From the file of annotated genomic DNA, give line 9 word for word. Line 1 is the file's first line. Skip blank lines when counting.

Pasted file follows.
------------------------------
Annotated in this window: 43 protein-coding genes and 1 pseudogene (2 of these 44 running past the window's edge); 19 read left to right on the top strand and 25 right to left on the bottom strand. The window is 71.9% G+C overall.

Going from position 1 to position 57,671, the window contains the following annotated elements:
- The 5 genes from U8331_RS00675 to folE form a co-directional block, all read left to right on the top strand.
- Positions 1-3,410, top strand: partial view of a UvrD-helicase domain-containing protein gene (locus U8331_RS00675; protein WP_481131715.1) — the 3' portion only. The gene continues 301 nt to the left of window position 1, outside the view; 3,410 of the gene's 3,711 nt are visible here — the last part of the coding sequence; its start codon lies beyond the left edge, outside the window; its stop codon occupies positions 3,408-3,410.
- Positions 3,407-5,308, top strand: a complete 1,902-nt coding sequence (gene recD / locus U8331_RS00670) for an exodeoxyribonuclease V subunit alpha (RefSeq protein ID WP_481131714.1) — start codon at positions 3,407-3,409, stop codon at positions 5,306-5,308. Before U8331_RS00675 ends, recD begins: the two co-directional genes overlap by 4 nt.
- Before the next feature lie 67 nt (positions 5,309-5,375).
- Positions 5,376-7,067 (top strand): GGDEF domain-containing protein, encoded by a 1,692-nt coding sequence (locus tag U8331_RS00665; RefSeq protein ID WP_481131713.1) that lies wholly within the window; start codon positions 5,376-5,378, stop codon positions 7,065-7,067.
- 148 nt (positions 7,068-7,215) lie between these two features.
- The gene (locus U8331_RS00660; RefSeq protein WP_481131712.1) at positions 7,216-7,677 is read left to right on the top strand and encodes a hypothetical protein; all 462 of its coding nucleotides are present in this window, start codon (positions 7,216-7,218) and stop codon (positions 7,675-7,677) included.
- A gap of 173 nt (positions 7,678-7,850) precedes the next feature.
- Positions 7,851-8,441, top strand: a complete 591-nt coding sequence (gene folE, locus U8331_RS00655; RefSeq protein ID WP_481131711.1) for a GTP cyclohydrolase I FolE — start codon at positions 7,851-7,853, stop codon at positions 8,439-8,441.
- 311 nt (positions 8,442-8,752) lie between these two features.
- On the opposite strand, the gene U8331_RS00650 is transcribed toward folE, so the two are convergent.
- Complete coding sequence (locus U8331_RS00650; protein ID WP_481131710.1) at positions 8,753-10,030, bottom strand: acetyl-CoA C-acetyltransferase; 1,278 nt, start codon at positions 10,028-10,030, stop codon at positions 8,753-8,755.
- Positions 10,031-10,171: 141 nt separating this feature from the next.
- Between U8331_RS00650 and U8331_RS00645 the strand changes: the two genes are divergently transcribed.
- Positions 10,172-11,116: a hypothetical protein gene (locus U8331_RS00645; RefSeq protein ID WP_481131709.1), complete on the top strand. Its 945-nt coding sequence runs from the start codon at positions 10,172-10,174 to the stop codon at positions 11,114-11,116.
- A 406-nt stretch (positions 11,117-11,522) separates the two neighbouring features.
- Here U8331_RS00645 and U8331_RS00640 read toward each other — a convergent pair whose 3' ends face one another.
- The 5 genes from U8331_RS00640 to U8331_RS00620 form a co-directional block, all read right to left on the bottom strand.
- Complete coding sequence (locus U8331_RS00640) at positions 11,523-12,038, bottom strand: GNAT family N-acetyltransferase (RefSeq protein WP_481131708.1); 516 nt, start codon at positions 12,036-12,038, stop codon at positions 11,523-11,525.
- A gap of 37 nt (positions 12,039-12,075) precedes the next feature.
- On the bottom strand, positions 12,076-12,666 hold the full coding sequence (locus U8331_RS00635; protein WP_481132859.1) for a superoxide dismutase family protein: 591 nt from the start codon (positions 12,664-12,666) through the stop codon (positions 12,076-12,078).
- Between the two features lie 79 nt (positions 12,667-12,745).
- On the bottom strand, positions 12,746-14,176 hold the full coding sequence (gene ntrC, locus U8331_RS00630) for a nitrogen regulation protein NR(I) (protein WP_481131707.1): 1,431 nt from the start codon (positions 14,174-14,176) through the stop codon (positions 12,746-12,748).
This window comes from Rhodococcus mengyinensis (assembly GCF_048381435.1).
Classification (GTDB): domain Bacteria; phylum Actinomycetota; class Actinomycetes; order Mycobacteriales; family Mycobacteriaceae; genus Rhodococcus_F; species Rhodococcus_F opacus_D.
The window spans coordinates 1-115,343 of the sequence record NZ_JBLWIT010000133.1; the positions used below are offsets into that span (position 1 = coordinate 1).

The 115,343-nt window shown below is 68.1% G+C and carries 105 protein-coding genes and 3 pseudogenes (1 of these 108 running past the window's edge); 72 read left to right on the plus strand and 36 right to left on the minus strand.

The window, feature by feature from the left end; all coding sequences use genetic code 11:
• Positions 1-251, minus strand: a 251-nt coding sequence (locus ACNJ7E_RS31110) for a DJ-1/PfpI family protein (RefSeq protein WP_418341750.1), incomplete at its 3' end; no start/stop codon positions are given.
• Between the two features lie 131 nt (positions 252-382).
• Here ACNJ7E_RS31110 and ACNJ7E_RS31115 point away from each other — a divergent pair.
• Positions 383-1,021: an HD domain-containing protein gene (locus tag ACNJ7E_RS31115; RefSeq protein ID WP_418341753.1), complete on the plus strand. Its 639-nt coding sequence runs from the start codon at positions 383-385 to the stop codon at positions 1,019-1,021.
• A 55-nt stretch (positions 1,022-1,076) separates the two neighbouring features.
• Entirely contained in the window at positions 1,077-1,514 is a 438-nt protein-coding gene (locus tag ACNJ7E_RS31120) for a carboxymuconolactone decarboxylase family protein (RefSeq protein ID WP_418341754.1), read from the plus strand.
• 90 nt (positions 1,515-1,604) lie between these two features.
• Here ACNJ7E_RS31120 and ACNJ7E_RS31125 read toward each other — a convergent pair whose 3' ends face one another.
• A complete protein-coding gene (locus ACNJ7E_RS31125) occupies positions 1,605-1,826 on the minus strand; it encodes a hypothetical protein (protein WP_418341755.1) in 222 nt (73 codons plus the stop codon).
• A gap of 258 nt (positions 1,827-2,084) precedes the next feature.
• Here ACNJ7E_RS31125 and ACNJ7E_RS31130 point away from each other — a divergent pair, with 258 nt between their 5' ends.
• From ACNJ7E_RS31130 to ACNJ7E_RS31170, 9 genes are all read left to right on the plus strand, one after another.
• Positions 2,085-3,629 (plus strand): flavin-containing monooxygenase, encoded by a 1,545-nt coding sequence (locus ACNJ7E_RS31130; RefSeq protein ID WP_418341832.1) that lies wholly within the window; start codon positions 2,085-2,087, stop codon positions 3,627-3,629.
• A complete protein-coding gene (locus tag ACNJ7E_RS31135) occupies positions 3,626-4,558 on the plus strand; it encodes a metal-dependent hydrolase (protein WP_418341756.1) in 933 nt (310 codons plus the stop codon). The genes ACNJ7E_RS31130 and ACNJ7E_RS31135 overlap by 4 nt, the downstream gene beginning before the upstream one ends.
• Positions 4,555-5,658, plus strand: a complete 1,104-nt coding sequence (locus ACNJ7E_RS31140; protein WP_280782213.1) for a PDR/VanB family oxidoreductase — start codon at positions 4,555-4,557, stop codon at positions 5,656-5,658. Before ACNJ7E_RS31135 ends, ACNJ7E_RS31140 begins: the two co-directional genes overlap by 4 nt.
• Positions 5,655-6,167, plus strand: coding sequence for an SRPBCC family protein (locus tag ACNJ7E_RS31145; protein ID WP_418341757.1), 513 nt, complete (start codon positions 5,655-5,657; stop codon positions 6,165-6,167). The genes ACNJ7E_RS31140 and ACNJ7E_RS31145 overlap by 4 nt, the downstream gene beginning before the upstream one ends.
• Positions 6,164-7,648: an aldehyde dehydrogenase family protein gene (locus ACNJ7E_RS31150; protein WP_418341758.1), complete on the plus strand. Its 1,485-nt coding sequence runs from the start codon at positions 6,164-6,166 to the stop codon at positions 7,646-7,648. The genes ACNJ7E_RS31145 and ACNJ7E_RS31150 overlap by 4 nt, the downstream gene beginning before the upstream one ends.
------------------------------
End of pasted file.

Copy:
- The gene (locus U8331_RS00660; RefSeq protein WP_481131712.1) at positions 7,216-7,677 is read left to right on the top strand and encodes a hypothetical protein; all 462 of its coding nucleotides are present in this window, start codon (positions 7,216-7,218) and stop codon (positions 7,675-7,677) included.